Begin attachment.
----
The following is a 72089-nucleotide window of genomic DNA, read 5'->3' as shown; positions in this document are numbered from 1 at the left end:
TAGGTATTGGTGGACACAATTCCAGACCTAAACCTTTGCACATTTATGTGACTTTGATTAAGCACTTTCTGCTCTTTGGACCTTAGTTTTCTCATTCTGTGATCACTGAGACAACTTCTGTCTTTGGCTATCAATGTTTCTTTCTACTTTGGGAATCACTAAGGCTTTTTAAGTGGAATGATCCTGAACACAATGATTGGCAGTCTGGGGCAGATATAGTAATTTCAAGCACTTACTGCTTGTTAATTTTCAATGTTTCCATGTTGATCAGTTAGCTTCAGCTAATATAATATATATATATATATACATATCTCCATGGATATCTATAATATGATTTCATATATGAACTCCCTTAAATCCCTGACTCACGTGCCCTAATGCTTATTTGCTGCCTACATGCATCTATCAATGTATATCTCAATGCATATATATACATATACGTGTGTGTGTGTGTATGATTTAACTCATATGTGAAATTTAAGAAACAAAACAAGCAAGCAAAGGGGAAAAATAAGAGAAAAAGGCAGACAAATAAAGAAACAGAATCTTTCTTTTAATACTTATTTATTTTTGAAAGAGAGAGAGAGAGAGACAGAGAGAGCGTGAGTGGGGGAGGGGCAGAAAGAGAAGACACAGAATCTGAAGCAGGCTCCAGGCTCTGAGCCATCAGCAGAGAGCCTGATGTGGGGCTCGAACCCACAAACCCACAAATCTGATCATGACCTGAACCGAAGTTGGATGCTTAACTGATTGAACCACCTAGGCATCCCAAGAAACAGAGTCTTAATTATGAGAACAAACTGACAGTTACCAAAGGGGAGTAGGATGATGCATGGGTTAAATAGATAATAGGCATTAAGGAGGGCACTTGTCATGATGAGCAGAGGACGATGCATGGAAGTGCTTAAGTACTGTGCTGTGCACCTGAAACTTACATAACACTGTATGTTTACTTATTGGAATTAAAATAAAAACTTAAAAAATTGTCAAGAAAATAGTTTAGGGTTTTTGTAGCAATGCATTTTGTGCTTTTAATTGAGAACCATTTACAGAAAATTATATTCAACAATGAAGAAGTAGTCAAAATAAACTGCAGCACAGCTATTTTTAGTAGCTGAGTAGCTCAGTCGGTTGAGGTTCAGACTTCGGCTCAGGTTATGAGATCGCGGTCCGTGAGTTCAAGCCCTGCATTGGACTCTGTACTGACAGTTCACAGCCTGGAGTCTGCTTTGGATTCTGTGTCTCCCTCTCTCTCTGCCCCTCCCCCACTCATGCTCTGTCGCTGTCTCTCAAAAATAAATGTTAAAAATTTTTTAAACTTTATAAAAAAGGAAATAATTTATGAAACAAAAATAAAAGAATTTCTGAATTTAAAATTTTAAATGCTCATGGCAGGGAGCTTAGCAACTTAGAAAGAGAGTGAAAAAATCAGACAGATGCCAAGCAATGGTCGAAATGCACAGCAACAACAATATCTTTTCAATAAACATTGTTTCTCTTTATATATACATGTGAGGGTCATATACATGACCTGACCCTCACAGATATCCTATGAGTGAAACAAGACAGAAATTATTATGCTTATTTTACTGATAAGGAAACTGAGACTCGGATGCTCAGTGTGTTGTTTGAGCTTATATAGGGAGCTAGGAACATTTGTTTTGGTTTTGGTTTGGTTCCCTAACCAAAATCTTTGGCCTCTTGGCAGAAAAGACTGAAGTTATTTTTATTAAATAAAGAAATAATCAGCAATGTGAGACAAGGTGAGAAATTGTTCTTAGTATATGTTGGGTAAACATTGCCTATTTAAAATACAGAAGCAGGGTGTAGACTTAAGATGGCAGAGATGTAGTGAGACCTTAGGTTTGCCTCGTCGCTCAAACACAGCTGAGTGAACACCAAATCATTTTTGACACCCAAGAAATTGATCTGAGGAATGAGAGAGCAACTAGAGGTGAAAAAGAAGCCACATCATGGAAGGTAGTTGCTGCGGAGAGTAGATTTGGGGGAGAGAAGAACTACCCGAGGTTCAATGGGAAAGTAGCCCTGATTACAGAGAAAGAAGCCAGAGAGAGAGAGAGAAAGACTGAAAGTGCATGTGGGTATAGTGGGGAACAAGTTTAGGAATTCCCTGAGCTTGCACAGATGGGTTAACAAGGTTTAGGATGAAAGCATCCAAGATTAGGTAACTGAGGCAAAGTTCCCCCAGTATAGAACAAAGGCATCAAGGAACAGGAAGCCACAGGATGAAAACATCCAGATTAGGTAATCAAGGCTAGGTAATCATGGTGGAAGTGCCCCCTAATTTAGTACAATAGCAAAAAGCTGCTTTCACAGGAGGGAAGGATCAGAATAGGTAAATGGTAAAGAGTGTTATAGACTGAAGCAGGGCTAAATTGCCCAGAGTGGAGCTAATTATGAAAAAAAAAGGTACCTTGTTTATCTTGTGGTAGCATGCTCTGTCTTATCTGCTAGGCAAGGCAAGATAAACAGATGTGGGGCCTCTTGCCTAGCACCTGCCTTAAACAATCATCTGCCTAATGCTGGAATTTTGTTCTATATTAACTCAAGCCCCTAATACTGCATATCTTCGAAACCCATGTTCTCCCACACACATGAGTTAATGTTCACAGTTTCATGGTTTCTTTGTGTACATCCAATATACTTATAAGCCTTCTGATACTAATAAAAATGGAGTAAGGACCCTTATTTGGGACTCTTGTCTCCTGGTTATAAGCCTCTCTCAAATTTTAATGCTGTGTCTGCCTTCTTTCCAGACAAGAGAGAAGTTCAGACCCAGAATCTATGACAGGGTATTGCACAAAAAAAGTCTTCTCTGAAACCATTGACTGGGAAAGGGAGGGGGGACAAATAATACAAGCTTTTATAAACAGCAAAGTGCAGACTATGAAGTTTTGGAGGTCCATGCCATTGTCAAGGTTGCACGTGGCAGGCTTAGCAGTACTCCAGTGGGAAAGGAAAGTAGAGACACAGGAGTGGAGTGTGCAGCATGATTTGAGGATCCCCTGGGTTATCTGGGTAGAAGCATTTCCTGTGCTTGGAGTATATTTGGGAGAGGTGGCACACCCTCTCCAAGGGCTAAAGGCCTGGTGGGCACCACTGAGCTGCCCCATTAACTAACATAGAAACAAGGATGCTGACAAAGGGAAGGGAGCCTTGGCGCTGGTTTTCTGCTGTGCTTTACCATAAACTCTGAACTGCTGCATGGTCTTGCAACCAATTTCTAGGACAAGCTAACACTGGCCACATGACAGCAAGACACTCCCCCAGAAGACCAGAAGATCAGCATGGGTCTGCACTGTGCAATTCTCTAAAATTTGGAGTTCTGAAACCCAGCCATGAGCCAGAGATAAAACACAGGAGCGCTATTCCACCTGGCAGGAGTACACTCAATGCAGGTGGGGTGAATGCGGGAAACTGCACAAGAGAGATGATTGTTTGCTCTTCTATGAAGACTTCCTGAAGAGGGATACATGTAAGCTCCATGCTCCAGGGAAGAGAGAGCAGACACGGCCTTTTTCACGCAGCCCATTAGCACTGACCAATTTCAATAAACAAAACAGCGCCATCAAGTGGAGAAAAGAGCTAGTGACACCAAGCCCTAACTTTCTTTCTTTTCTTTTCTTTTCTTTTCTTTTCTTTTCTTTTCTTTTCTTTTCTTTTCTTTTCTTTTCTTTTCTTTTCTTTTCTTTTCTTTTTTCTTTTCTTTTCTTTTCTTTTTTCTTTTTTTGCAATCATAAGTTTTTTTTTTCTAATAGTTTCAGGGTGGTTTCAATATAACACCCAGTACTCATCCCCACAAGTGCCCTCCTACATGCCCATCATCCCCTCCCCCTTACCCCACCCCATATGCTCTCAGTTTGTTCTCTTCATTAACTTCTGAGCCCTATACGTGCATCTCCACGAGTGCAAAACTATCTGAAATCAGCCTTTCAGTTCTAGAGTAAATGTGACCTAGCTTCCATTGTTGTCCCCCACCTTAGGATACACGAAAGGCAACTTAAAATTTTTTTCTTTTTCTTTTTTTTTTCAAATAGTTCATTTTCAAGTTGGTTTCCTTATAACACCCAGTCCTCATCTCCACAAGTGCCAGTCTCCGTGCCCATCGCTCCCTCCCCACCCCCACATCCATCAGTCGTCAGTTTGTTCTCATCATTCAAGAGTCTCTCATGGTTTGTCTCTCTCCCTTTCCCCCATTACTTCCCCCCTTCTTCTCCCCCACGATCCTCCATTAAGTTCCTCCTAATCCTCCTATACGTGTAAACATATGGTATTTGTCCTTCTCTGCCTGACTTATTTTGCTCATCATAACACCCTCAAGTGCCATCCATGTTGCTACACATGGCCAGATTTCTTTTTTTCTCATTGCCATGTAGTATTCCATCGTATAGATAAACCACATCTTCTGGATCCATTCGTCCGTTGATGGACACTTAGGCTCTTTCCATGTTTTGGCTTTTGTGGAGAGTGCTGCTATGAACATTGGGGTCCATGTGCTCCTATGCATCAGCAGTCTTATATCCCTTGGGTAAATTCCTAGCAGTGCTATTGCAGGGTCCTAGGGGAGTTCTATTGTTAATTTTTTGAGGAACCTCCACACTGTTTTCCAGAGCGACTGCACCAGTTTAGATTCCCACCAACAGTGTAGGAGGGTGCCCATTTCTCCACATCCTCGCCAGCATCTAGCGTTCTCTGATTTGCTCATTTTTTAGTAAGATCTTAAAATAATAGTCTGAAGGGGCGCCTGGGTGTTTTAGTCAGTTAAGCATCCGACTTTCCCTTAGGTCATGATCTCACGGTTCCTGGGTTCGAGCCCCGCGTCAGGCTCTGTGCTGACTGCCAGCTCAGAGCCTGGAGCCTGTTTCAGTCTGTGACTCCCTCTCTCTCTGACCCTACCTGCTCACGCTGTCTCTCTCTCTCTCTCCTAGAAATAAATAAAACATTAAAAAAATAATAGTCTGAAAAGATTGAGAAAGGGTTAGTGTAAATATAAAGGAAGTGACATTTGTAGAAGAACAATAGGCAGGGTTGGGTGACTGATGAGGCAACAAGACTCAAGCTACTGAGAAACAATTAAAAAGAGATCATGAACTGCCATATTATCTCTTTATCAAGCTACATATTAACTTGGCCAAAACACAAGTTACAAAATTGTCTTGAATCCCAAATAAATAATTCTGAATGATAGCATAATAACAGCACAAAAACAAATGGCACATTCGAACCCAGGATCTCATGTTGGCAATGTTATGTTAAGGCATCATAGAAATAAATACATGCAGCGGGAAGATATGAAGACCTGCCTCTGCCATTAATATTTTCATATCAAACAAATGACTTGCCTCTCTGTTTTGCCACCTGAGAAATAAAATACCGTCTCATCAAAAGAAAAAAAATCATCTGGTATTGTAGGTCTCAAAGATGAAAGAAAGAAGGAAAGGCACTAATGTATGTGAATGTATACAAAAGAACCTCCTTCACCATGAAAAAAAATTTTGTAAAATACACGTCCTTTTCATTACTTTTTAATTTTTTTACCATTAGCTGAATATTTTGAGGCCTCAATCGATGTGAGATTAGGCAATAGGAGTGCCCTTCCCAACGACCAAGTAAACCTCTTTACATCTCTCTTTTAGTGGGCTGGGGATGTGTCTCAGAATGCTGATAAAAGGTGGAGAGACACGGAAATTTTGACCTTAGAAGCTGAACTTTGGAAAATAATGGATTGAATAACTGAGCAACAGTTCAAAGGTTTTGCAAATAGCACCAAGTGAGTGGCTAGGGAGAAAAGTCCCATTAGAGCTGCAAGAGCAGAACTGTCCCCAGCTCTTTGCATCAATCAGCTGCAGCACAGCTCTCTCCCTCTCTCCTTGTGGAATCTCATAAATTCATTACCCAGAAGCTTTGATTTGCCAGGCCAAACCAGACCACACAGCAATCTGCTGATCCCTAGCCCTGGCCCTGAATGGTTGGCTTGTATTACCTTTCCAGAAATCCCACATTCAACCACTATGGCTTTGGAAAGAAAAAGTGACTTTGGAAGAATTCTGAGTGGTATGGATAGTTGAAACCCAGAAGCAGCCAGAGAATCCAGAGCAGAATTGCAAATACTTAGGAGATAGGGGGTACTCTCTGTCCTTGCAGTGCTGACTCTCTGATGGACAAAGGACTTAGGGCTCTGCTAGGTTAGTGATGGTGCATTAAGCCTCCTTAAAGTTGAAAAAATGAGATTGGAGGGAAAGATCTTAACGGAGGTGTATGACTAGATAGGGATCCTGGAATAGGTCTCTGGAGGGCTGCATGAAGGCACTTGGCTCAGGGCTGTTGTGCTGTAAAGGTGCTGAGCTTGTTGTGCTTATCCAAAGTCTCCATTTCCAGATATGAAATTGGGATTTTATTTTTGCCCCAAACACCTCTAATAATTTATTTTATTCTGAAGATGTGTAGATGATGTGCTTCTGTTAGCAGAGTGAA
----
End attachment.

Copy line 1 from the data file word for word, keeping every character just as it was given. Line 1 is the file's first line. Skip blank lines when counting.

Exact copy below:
The following is a 72089-nucleotide window of genomic DNA, read 5'->3' as shown; positions in this document are numbered from 1 at the left end: